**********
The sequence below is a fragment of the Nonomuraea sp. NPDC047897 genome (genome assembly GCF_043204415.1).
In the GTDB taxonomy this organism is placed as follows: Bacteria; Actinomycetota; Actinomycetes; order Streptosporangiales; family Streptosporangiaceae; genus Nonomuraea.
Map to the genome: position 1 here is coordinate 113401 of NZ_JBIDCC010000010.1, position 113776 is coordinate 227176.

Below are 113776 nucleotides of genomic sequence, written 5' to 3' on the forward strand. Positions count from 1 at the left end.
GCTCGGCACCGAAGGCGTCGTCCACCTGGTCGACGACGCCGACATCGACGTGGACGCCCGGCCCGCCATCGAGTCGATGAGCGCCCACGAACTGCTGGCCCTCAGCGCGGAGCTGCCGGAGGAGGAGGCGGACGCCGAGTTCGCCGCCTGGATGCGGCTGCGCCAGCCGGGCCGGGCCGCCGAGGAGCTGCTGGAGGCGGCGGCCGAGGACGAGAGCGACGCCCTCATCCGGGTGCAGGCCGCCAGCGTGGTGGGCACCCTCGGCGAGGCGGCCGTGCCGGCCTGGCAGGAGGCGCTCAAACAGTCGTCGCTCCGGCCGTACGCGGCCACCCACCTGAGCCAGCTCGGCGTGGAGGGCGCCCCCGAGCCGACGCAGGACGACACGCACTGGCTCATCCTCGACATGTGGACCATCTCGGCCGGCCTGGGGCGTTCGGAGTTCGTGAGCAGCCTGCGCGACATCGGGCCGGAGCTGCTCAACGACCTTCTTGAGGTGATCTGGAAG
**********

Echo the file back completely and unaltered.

The sequence below is a fragment of the Nonomuraea sp. NPDC047897 genome (genome assembly GCF_043204415.1).
In the GTDB taxonomy this organism is placed as follows: Bacteria; Actinomycetota; Actinomycetes; order Streptosporangiales; family Streptosporangiaceae; genus Nonomuraea.
Map to the genome: position 1 here is coordinate 113401 of NZ_JBIDCC010000010.1, position 113776 is coordinate 227176.

Below are 113776 nucleotides of genomic sequence, written 5' to 3' on the forward strand. Positions count from 1 at the left end.
GCTCGGCACCGAAGGCGTCGTCCACCTGGTCGACGACGCCGACATCGACGTGGACGCCCGGCCCGCCATCGAGTCGATGAGCGCCCACGAACTGCTGGCCCTCAGCGCGGAGCTGCCGGAGGAGGAGGCGGACGCCGAGTTCGCCGCCTGGATGCGGCTGCGCCAGCCGGGCCGGGCCGCCGAGGAGCTGCTGGAGGCGGCGGCCGAGGACGAGAGCGACGCCCTCATCCGGGTGCAGGCCGCCAGCGTGGTGGGCACCCTCGGCGAGGCGGCCGTGCCGGCCTGGCAGGAGGCGCTCAAACAGTCGTCGCTCCGGCCGTACGCGGCCACCCACCTGAGCCAGCTCGGCGTGGAGGGCGCCCCCGAGCCGACGCAGGACGACACGCACTGGCTCATCCTCGACATGTGGACCATCTCGGCCGGCCTGGGGCGTTCGGAGTTCGTGAGCAGCCTGCGCGACATCGGGCCGGAGCTGCTCAACGACCTTCTTGAGGTGATCTGGAAG